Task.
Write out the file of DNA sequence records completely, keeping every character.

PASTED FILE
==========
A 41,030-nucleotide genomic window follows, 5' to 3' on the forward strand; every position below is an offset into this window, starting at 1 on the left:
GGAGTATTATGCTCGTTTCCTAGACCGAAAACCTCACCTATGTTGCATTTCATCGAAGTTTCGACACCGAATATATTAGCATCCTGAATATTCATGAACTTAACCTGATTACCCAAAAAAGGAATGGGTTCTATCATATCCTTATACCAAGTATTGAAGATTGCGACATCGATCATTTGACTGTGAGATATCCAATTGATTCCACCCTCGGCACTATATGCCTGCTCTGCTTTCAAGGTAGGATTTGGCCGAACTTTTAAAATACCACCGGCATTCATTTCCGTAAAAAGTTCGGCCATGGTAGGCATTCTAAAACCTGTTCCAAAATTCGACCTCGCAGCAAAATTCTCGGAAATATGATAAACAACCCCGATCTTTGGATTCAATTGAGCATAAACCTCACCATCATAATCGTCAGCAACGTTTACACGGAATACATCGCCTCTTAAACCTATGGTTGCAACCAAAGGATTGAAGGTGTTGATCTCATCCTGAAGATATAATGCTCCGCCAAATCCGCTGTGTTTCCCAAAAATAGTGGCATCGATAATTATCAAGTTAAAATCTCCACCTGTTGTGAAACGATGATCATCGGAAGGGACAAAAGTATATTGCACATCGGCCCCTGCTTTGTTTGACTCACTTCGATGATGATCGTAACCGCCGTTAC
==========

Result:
A 41,030-nucleotide genomic window follows, 5' to 3' on the forward strand; every position below is an offset into this window, starting at 1 on the left:
GGAGTATTATGCTCGTTTCCTAGACCGAAAACCTCACCTATGTTGCATTTCATCGAAGTTTCGACACCGAATATATTAGCATCCTGAATATTCATGAACTTAACCTGATTACCCAAAAAAGGAATGGGTTCTATCATATCCTTATACCAAGTATTGAAGATTGCGACATCGATCATTTGACTGTGAGATATCCAATTGATTCCACCCTCGGCACTATATGCCTGCTCTGCTTTCAAGGTAGGATTTGGCCGAACTTTTAAAATACCACCGGCATTCATTTCCGTAAAAAGTTCGGCCATGGTAGGCATTCTAAAACCTGTTCCAAAATTCGACCTCGCAGCAAAATTCTCGGAAATATGATAAACAACCCCGATCTTTGGATTCAATTGAGCATAAACCTCACCATCATAATCGTCAGCAACGTTTACACGGAATACATCGCCTCTTAAACCTATGGTTGCAACCAAAGGATTGAAGGTGTTGATCTCATCCTGAAGATATAATGCTCCGCCAAATCCGCTGTGTTTCCCAAAAATAGTGGCATCGATAATTATCAAGTTAAAATCTCCACCTGTTGTGAAACGATGATCATCGGAAGGGACAAAAGTATATTGCACATCGGCCCCTGCTTTGTTTGACTCACTTCGATGATGATCGTAACCGCCGTTAC